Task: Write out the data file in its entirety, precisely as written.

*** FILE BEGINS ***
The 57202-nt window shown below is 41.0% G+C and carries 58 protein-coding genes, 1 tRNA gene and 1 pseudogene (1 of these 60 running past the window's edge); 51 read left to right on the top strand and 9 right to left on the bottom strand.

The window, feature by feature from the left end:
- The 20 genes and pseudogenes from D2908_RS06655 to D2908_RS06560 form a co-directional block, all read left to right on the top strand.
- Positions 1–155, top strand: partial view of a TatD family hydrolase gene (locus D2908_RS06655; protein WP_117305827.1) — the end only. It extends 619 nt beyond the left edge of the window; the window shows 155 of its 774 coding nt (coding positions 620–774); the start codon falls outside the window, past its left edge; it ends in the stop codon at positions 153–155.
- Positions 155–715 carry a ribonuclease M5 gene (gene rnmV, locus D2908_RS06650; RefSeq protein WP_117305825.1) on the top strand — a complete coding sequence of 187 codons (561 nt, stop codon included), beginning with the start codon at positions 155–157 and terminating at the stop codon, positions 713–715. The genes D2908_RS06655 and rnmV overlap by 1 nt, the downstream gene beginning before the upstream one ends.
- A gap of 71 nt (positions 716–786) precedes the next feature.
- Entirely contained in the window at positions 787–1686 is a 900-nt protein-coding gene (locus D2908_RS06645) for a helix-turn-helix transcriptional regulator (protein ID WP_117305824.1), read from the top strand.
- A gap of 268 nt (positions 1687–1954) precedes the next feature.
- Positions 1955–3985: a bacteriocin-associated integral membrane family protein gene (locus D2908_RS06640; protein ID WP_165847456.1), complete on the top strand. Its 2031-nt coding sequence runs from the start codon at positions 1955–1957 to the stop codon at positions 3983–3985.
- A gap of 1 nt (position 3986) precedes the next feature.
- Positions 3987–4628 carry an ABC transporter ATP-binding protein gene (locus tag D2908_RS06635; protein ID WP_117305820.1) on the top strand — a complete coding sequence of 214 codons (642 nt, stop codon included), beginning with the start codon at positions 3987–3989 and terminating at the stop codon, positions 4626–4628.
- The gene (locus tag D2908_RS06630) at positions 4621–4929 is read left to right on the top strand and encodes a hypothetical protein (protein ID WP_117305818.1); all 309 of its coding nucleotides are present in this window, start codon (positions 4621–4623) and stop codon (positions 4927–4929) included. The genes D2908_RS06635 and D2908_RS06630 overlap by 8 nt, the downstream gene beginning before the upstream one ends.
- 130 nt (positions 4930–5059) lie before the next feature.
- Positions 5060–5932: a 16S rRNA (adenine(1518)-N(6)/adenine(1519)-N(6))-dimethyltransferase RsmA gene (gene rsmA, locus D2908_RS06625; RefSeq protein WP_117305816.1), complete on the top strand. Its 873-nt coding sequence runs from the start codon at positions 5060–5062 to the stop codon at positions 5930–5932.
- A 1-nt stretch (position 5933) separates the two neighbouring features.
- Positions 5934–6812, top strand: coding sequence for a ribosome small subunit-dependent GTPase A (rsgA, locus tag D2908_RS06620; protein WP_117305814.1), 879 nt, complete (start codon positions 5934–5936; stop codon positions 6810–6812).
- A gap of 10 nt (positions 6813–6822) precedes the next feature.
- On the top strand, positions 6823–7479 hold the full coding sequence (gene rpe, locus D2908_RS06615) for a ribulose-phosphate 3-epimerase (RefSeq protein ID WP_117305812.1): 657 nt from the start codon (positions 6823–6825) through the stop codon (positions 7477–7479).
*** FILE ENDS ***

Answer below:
The 57202-nt window shown below is 41.0% G+C and carries 58 protein-coding genes, 1 tRNA gene and 1 pseudogene (1 of these 60 running past the window's edge); 51 read left to right on the top strand and 9 right to left on the bottom strand.

The window, feature by feature from the left end:
- The 20 genes and pseudogenes from D2908_RS06655 to D2908_RS06560 form a co-directional block, all read left to right on the top strand.
- Positions 1–155, top strand: partial view of a TatD family hydrolase gene (locus D2908_RS06655; protein WP_117305827.1) — the end only. It extends 619 nt beyond the left edge of the window; the window shows 155 of its 774 coding nt (coding positions 620–774); the start codon falls outside the window, past its left edge; it ends in the stop codon at positions 153–155.
- Positions 155–715 carry a ribonuclease M5 gene (gene rnmV, locus D2908_RS06650; RefSeq protein WP_117305825.1) on the top strand — a complete coding sequence of 187 codons (561 nt, stop codon included), beginning with the start codon at positions 155–157 and terminating at the stop codon, positions 713–715. The genes D2908_RS06655 and rnmV overlap by 1 nt, the downstream gene beginning before the upstream one ends.
- A gap of 71 nt (positions 716–786) precedes the next feature.
- Entirely contained in the window at positions 787–1686 is a 900-nt protein-coding gene (locus D2908_RS06645) for a helix-turn-helix transcriptional regulator (protein ID WP_117305824.1), read from the top strand.
- A gap of 268 nt (positions 1687–1954) precedes the next feature.
- Positions 1955–3985: a bacteriocin-associated integral membrane family protein gene (locus D2908_RS06640; protein ID WP_165847456.1), complete on the top strand. Its 2031-nt coding sequence runs from the start codon at positions 1955–1957 to the stop codon at positions 3983–3985.
- A gap of 1 nt (position 3986) precedes the next feature.
- Positions 3987–4628 carry an ABC transporter ATP-binding protein gene (locus tag D2908_RS06635; protein ID WP_117305820.1) on the top strand — a complete coding sequence of 214 codons (642 nt, stop codon included), beginning with the start codon at positions 3987–3989 and terminating at the stop codon, positions 4626–4628.
- The gene (locus tag D2908_RS06630) at positions 4621–4929 is read left to right on the top strand and encodes a hypothetical protein (protein ID WP_117305818.1); all 309 of its coding nucleotides are present in this window, start codon (positions 4621–4623) and stop codon (positions 4927–4929) included. The genes D2908_RS06635 and D2908_RS06630 overlap by 8 nt, the downstream gene beginning before the upstream one ends.
- 130 nt (positions 4930–5059) lie before the next feature.
- Positions 5060–5932: a 16S rRNA (adenine(1518)-N(6)/adenine(1519)-N(6))-dimethyltransferase RsmA gene (gene rsmA, locus D2908_RS06625; RefSeq protein WP_117305816.1), complete on the top strand. Its 873-nt coding sequence runs from the start codon at positions 5060–5062 to the stop codon at positions 5930–5932.
- A 1-nt stretch (position 5933) separates the two neighbouring features.
- Positions 5934–6812, top strand: coding sequence for a ribosome small subunit-dependent GTPase A (rsgA, locus tag D2908_RS06620; protein WP_117305814.1), 879 nt, complete (start codon positions 5934–5936; stop codon positions 6810–6812).
- A gap of 10 nt (positions 6813–6822) precedes the next feature.
- On the top strand, positions 6823–7479 hold the full coding sequence (gene rpe, locus D2908_RS06615) for a ribulose-phosphate 3-epimerase (RefSeq protein ID WP_117305812.1): 657 nt from the start codon (positions 6823–6825) through the stop codon (positions 7477–7479).